The Covid-19 pandemic has had its toll on every single person working in this industry. Dramas have unfolded with people being furloughed, families losing income, companies downsizing and some going bust. Unnumerable freelancers on which our industry depends are now looking to find a job on the outside of our industry. There has been a lot of talk about the loss of income but what is worse, is the waste of highly trained and experienced talent. When shall this end? No-one knows. Best estimates are hoping for as early as Q2 next year now that the vaccines have arrived but more likely this situation will not return to normal for at least another two years. No fun times for our industry. And how will that ‘normal’ look like then?

And yet, the last few months have not been in vain. We have seen how our community got together. We learned about new technologies, we recreated programmes and developed new activities. And we shared a lot of our learnings peer to peer in digital chats and formats. Strategies were revised and the positioning of destination services companies have been re-evaluated. All this has showed again how resilient and creative we are in this business. 

Many of us have been upskilling and reskilling over the past half year and the MCI Group have demonstrated in this respect to walk the talk rather than to sit back and wait for the storm to pass. We did not just bring our ship in the safety of the harbour, we put the vessel in the dry docks and re-fitted it for the future. In the meantime we delivered more than 1000 virtual and hybrid events around the globe and we can truly say that we start to master the game. As a company MCI must use this opportunity to improve its customer experiences (virtual, hybrid or live) within the boundaries of confinement. Covid-19 has accelerated our digital transformation and client approach. We learned that hybrid events augment the client’s ROI, allows us to expand audiences and are therefore here to stay.

With all these changes and hardship still ahead, I believe the time was right for a retreat from MCI. These times are not much fun for our event planning clients, and they have not been much of an enjoyment for our DMC partners, free-lancers, and suppliers either. We all suffered too much and it looks like this situation will not return soon to the levels of business and activity we had in destination services before the pandemic hit us. Virtual and hybrid events are now the new line of business in the short term but only a partial solution because the nature of people is to meet in person! Virtual event specialists are having most of the fun for the moment – a new profession was born. But we all long for face to face meetings to return.

Alles gaat voorbij
Maar het goede blijft altijd bij
Nu al een gemis

(Herman Van Rompuy)

But, this is certainly not the end! I look forward to remaining active as a brand ambassador for Ovation Global DMC and the MCI Group as a whole. I will certainly miss the inspiring and fun interaction with my colleagues with Ovation Global DMC and at the MCI Brussels office, my professional home away from home. MCI is going through a complete rebranding from an event management to an engagement agency and is ready and able to tackle an exciting new future. At MCI we believe the future of live events are phygital: fully integrated live and online engagement concepts. As for our Ovation Strategic Partners, often the last link in our value chain, each one of them have proved why we have chosen them years ago as our brothers and sisters in arms. They are simply the best DMCs in their destination and will remain friends forever! They made us shine and I could not have done it without them!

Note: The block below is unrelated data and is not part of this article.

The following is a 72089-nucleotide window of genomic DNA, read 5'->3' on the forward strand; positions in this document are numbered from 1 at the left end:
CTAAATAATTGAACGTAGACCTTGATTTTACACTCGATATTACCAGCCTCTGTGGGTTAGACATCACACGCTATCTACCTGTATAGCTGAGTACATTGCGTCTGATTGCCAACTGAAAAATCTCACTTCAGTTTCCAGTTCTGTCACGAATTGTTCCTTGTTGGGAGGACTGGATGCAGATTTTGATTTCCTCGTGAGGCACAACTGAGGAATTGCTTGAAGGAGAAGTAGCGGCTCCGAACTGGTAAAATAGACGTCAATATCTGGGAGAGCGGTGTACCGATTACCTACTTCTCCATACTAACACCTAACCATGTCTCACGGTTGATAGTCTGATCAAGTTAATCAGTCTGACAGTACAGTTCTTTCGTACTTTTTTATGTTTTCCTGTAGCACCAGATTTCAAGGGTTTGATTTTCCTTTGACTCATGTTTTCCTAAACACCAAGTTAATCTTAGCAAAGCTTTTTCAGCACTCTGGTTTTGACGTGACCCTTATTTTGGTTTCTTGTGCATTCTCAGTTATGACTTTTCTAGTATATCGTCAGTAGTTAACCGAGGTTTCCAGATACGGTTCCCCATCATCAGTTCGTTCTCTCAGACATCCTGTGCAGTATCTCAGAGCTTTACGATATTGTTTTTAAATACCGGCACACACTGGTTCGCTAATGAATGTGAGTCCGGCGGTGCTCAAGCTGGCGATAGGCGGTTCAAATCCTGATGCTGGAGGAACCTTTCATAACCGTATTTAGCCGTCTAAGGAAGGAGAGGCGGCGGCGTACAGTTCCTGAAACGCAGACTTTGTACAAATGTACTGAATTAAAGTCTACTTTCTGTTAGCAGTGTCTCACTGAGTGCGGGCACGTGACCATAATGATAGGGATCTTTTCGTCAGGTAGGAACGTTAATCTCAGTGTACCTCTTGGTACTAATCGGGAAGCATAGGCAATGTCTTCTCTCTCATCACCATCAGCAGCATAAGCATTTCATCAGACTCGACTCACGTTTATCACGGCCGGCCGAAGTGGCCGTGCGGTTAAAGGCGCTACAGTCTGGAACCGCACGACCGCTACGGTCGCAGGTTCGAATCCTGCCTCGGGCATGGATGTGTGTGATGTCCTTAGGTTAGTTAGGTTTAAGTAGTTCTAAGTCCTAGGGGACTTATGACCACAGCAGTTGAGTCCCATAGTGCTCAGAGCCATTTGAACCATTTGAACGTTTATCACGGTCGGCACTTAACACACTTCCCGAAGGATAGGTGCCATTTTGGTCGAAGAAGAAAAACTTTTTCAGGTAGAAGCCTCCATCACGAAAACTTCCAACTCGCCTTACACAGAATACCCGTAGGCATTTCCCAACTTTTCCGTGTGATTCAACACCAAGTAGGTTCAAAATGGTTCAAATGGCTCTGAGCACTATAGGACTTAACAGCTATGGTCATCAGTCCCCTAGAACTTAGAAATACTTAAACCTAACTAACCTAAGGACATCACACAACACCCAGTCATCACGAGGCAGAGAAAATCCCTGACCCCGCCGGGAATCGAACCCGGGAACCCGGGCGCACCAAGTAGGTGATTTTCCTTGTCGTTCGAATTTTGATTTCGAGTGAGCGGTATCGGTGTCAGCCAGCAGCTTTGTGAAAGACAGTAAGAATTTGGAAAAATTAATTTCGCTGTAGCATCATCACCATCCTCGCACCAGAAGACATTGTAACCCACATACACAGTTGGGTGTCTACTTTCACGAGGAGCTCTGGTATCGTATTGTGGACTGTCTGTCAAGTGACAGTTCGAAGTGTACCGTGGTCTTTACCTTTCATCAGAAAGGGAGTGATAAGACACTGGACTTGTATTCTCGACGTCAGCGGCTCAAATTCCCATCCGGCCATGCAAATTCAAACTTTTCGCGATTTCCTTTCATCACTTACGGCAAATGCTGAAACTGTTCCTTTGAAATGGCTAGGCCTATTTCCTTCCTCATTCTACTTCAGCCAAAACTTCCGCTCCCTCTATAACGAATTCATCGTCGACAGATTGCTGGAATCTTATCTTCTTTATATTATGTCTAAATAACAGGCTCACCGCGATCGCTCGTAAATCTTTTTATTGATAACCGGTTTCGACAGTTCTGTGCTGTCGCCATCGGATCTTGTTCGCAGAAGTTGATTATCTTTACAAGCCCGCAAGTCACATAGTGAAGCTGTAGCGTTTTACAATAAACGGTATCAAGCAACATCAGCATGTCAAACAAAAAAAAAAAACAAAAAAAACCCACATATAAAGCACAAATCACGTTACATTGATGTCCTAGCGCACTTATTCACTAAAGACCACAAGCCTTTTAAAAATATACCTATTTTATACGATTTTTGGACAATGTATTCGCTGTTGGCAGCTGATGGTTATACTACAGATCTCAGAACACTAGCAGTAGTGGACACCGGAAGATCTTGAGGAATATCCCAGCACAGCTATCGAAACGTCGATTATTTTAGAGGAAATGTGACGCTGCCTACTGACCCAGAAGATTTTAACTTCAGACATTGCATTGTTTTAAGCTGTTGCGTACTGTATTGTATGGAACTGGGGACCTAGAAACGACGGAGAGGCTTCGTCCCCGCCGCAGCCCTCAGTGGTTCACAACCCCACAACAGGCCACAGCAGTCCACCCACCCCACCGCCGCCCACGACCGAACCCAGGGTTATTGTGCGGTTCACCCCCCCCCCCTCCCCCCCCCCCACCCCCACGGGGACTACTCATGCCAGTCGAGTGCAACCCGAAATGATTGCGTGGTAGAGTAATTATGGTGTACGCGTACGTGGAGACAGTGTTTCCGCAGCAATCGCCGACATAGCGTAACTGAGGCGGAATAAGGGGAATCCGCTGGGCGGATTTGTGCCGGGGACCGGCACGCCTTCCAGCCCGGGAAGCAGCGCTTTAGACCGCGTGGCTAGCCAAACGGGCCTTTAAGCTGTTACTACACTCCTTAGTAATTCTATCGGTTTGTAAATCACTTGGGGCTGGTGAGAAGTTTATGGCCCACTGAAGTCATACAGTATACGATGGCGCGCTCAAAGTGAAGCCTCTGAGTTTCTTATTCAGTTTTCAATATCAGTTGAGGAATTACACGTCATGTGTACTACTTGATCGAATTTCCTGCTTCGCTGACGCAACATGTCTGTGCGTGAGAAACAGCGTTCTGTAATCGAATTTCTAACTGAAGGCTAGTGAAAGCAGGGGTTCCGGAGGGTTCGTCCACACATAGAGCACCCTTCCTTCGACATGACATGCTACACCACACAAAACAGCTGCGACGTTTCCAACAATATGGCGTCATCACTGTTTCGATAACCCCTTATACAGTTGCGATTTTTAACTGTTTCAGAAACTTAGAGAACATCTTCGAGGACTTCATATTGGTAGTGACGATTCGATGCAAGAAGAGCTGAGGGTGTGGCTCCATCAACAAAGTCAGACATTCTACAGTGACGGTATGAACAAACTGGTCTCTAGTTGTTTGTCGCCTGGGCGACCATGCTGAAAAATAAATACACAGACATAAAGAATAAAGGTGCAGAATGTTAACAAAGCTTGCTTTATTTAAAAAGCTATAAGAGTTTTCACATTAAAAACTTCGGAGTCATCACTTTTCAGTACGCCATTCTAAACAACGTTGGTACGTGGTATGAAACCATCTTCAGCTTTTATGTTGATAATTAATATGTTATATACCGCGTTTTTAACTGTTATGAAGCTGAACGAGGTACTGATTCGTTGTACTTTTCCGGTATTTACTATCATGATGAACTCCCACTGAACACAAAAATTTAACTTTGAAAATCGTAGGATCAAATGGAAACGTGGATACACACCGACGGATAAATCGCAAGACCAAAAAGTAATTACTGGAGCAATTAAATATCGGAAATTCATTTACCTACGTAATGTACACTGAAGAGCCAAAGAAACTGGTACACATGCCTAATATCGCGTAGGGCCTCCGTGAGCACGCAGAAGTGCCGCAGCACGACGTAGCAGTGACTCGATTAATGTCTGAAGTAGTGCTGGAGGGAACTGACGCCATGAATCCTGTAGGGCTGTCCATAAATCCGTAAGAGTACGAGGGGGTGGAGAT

So, what is next? I now look forward to continue sharing my professional experiences and know how as an expert consultant to our broader destination marketing, conference, association community and hospitality industry at large for another couple of years. I will be more than happy to train, mentor or speak at international events and share knowledge as well as finding solutions together. And for someone who never missed a day of IMEX or IBTM in his life; it would be odd not to be there next year when the action is back! 

And my immediate plans for now? I am very much looking forward to spending more time with my family, bringing my youngest daughter Lola to school and the hockey club, taking care of my aging father, visiting my children and 6 grandchildren in Bruges, hiking with my buddies around Belgium and hopefully the Alps soon again. I will also further develop my skills as a gardener and transform my little jungle into a green paradise – Capability Brown & André Le Nôtre, you ain’t seen nothing yet!

My life and my career have been beautiful because of the people I met. To you, my professional family, I thank you and I wish you well. Have fun!

An Audacious Plan

At the start of every association project, hopes are high. Expectations will be exceeded, deliverables will be timely and members will be amazed with outcomes and recommend peers to join the movement. What we all look forward to is pure bliss, especially in times of trouble as the past two years have proven. Unfortunately, such a smooth plan is not always the case. There are times when projects go horribly off, timelines are missed and outcomes do not live up to the member’s vision or expectation. The realization of success dwindles, creating a threat to membership relations and, even more damaging, the reputation of a business or even an industry.

What consistently yields a positive outcome to projects of all scopes and sizes is far less of a what and more of a who. The true advocates for a project, and the gatekeepers of a project’s heroic success are project champions. Throughout my career I have seen this happen, both in business as in industry associations and councils. A handful of people, with a vision and the ability to communicate and federate, drive a project to completion.